BAGUIO CITY — Progressive groups chanting “Pasismo Lansagin, Duterte Panagutin” marched down Session Road to Magsaysay Avenue and back late afternoon of November 30 as they called for unity and conserted action against the continuing state of fascism and impunity.
BAGUIO CITY — Padi Rex Reyes, secretary general of the National Council of Churches in the Philippines (NCCP) called on everyone, especially church people not to lose hope and instead push for the continuation of the Peace Talks as President Rodrigo Duterte unilaterally dismisses the Peace Talks.
TUGUEGARAO CITY — More than 200 students, teachers, and government officials from Tuguegarao City launched the Rise for Education and Just Peace Network in a summit held at the Cagayan State University-Andrews Campus Amphitheatre. The activity shed light on the current Philippine education system as well as the human rights situation in the region.
BAGUIO CITY — The Cordillera Peoples Alliance (CPA) reiterates that Philippine Mine Safety and Environment Association (PMSEA)’s claim of “safe and responsible mining” on the occasion of its 64th Annual Mine Safety and Environmental Conference (ANMSEC) in Baguio City is myth.
TUGUEGARAO CITY — Muling nagkamit ng tagumpay ang libu-libong biktima ng bagyong Lawin nang kilalanin ng DSWD Central office at Region 02 ang kanilang mga kahilingan sa isang diyalogo na ginanap noong Nobyembre 20.
VIGAN CITY — Inilunsad ang sunud-sunod na pamprobinsyang konsultasyon sa rehiyon ng Ilocos noong Nobyembre 15-17, 2017 na dinaluhan ng mga mangingisda mula sa Ilocos Norte, Ilocos Sur, at La Union, sa pangunguna ng Ilocos Center for Research Empowerment and Development (ICRED), isang Non-Government Organization (NGO) at National Anti-Poverty Commission (NAPC), isang ahensiya ng gobyerno.
BAGUIO CITY — Innabuyog, an alliance of indigenous women’s organizations in the Cordillera, conducted a “Violence Against Women” (VAW) forum, as part of the week-long celebration of Political Science Academic Society’s annual Political Science Week bearing the theme “Social and Political Injustices: We Raise Awareness and We Partake,” held at Saint Louis University (SLU), Baguio City last November 17.
As generally understood, public transport refers to various modes of transportation that have the following common attributes: (a) they are readily available to the general public; (b) they usually (but not always) run along fixed routes with defined stops, with passenger fares set accordingly; and (c) they usually (but not always) run based on a scheduled timetable.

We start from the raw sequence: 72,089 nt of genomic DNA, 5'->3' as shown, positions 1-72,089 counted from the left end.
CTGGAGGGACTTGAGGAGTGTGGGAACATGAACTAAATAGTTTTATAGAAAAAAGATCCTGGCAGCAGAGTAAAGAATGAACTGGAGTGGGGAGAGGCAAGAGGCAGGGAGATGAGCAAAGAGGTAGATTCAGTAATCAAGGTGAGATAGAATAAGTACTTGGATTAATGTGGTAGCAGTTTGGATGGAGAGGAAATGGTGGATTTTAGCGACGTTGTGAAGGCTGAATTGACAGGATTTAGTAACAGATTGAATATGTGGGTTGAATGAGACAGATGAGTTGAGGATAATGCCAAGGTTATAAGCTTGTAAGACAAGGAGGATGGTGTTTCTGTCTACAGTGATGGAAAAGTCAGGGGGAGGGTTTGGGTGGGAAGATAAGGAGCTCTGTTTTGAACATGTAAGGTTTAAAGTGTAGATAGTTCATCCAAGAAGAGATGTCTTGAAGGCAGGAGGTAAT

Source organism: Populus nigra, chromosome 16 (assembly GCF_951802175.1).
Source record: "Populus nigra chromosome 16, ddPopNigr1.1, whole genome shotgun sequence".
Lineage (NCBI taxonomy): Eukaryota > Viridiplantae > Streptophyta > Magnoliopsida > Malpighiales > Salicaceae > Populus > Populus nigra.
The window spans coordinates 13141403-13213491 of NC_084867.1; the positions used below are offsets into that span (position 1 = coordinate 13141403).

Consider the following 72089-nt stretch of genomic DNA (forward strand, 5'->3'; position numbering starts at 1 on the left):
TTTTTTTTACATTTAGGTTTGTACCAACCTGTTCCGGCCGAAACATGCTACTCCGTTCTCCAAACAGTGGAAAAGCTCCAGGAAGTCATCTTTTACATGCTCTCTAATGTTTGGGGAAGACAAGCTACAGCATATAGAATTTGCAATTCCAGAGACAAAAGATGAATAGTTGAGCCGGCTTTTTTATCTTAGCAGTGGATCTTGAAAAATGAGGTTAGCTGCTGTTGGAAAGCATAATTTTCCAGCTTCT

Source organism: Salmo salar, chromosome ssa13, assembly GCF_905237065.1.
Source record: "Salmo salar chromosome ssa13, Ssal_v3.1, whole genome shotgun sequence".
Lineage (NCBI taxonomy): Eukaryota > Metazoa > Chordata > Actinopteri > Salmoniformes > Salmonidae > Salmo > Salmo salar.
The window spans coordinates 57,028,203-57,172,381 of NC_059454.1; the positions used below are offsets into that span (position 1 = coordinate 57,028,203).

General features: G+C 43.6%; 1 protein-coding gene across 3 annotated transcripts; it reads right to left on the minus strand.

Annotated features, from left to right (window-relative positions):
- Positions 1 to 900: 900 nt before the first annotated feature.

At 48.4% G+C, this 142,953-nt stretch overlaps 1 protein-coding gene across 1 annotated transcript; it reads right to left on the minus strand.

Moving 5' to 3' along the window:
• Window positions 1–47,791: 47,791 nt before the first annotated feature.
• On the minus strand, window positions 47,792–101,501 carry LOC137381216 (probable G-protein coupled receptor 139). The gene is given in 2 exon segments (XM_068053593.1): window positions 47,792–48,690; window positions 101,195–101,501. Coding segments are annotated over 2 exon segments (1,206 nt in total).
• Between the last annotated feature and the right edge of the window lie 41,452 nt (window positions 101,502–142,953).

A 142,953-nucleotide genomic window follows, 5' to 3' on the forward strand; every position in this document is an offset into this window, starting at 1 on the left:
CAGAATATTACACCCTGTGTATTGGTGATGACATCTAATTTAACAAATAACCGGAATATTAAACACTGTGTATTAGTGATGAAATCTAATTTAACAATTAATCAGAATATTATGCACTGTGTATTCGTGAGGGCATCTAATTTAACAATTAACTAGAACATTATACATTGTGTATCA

The infamous Marcos era from 1966 to 1986, including the 14 years of fascist dictatorship, saw the further worsening of semi-colonial and semi-feudal system despite superficial indicators of economic growth. Viewed as factors for changes in the transportation system, the overall trends established in the past period continued. These include a fast-growing population and chaotic urbanization, the dominance of export-oriented production amid the exhaustion of frontiers, deepening semi-feudalism, and rural stagnation devoid of real industrialization.
The early post-World War II or pre-Marcos period (1946-1965) saw basically the continuation and intensification of the semi-feudal socioeconomic system in the whole country, under the neocolonial setup and the acceleration of “growth trends” (actually the seeds of crises) that emerged before the war. In this section, we focus more specifically on the impacts of urbanization as seen in Metro Manila, and the impacts of the nationwide expansion of roads and motor vehicles.
The bigger and more dramatic push was in building railways. In 1875, the Spanish government authorized a Manila committee to propose railways projects. Three lines were suggested, totaling 1,730 km of track: the Manila-Dagupan line (which was to be extended later to Laoag); the Manila-Bicol line, which would reach Albay; and the Manila-Batangas route that would reach Taal town.
Here we trace a brief history of Philippine transportation especially with the country’s entry into world commerce in the 19th and 20th century, and offer some insights about the patterns of growth of our transport system in the broader context of developing Philippine society and economy.